Scott et al. (2018) reported on the 2015 to 2017 drought in Namibia that resulted in the shortage of water for Windhoek city. The drought and the resulting water challenges was attributed to climate change and highlighted Namibia’s susceptibility to the impact of climate change. The city’s water supply provider, NamWater put up a number of crisis management procedures to prevent acute water scarcities and the shortage of drinkable water in the city. The water utility in the city of Seville in Spain (EMASESA), faced the climate threat of decreased surface water quantity and quality due to drought in the mid-1990s (Danilenko et al., 2010). The utility applied several measures to address the water supply shortage including cloud seeding to produce rain, importing water by boat, importing an iceberg and promotion of responsible use of water. Ziervogel (2018) reported of the Cape Town water crisis in which the city encountered the threat of not having water in early 2018. In 2017, for the third year running, the city of Cape Town received below normal rainfall. This left the dams providing the city with water supply at the lowest levels. A critical water shortage disaster risk plan was introduced and implemented. Phase one of the plan, which was implemented, involved reducing water pressure in the system and imposing restrictions that limited individuals to using only 50 liters of water per day. Phase three required completely shutting down the water supply for the city- in what was called “Day Zero” and only drinking water would be provided at secured distribution point. Ziervogel noted that although the drought in Cape Town may not be fully ascribed to climate change, such outrageous occasions will probably happen later on when the impacts of climate change become continuous.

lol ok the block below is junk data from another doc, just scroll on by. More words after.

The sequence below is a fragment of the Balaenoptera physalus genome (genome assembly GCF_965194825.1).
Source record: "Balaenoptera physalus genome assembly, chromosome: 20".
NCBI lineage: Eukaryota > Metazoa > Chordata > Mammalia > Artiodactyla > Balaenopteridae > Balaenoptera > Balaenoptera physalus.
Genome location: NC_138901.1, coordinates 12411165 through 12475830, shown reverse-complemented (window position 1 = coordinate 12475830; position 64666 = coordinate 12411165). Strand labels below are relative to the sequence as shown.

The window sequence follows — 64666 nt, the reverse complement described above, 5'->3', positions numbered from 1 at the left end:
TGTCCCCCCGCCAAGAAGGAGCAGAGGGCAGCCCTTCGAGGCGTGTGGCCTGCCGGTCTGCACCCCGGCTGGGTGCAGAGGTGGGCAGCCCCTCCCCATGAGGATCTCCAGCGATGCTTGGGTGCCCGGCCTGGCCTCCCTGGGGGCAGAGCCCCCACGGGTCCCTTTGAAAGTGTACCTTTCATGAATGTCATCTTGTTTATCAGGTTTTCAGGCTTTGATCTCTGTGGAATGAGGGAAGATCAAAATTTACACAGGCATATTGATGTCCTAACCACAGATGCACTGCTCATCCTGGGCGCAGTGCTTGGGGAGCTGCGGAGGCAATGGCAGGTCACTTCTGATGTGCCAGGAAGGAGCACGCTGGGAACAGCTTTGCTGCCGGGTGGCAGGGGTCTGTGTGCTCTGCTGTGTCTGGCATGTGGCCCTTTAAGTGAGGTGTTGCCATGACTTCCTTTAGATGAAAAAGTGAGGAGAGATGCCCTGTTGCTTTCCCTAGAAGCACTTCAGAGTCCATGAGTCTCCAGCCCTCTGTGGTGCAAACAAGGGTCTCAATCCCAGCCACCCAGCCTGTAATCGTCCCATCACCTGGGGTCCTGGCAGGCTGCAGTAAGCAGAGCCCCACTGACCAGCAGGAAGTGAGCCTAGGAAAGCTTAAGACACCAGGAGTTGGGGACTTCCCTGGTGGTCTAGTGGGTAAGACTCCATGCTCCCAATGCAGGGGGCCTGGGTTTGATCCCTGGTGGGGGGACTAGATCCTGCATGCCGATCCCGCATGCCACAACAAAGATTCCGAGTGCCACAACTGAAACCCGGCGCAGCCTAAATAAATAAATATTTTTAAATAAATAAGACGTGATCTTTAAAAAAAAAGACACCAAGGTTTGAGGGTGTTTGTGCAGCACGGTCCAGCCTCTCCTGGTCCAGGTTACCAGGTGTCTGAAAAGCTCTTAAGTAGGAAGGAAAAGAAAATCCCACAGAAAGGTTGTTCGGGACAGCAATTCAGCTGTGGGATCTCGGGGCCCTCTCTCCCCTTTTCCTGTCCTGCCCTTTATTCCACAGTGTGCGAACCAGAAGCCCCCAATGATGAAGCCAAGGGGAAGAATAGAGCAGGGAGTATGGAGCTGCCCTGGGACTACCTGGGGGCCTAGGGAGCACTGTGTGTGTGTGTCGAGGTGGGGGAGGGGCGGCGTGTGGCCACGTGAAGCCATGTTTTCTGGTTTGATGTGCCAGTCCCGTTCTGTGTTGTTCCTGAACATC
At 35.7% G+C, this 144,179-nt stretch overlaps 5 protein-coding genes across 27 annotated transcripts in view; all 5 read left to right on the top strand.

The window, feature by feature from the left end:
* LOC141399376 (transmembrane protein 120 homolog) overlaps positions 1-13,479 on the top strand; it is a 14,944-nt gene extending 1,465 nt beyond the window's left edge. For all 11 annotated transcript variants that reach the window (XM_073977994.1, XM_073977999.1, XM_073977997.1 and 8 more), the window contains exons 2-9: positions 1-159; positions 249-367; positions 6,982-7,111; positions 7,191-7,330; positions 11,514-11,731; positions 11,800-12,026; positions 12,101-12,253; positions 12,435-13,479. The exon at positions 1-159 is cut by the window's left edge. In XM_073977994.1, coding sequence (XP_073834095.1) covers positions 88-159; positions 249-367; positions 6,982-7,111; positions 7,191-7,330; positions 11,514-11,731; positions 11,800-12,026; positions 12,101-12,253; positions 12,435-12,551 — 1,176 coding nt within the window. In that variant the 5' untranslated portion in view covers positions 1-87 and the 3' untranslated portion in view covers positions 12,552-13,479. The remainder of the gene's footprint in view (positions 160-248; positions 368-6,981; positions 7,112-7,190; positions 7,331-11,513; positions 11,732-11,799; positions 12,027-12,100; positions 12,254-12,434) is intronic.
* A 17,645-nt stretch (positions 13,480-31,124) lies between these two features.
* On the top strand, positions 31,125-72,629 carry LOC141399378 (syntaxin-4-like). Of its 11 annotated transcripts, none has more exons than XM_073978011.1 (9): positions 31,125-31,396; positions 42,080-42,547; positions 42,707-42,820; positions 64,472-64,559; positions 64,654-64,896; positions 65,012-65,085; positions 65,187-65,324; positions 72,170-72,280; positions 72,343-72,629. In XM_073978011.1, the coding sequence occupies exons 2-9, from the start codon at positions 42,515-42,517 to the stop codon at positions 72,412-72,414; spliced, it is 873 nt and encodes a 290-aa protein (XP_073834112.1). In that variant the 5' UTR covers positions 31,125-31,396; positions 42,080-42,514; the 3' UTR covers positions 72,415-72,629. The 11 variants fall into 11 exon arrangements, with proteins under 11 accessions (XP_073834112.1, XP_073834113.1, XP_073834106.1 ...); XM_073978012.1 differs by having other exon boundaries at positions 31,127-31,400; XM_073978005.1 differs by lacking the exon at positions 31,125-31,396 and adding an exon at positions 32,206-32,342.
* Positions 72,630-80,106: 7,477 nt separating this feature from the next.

The overall awareness of climate change in most African countries qualitatively reviewed show that local institutions, water utilities and communities are mostly unaware of climate change and have few plans to adapt. In government, there is generally some awareness at the policy level but little impact on the ground. However, even in developed countries, awareness of climate change can be lacking at local levels. In the UK, climate change adaptation had been dominated by national government initiatives and little had trickled down to local government level. (Heath et al., 2012)
Very little information exists regarding the cost of impacts and adaptation to climate change for water resources in Africa. However, an initial assessment in South Africa of adaptation costs in the Berg River Basin shows that the costs of not adapting to climate change can be much greater than those that may arise if flexible and efficient approaches are included in management options (Stern, 2007)
Climate change adaptation is the process of preparing for actual, or projected, changes in climate averages and extremes. It is building adaptive capacity of the individual, groups or organization by increasing their ability to adapt to changes and transforming this capacity into actions by implementing adaptation decisions (Huntjens et al., 2011). Bednar et al. (2018) pointed out that the process involves five stages of identifying climate change impacts, assessing risks and exposure, deliberating adaptation options, implementing adaptation options and monitoring the adaptation options.
However, there are a number of barriers that hamper effective adaptation to variations in climate conditions including: spatial and temporal uncertainties associated with forecasts of regional climate; the low level of awareness among decision makers of the local and regional impacts of climate change; limited national capacities in climate monitoring and forecasting; and lack of co-ordination in the formulation of responses (Glantz, 2011).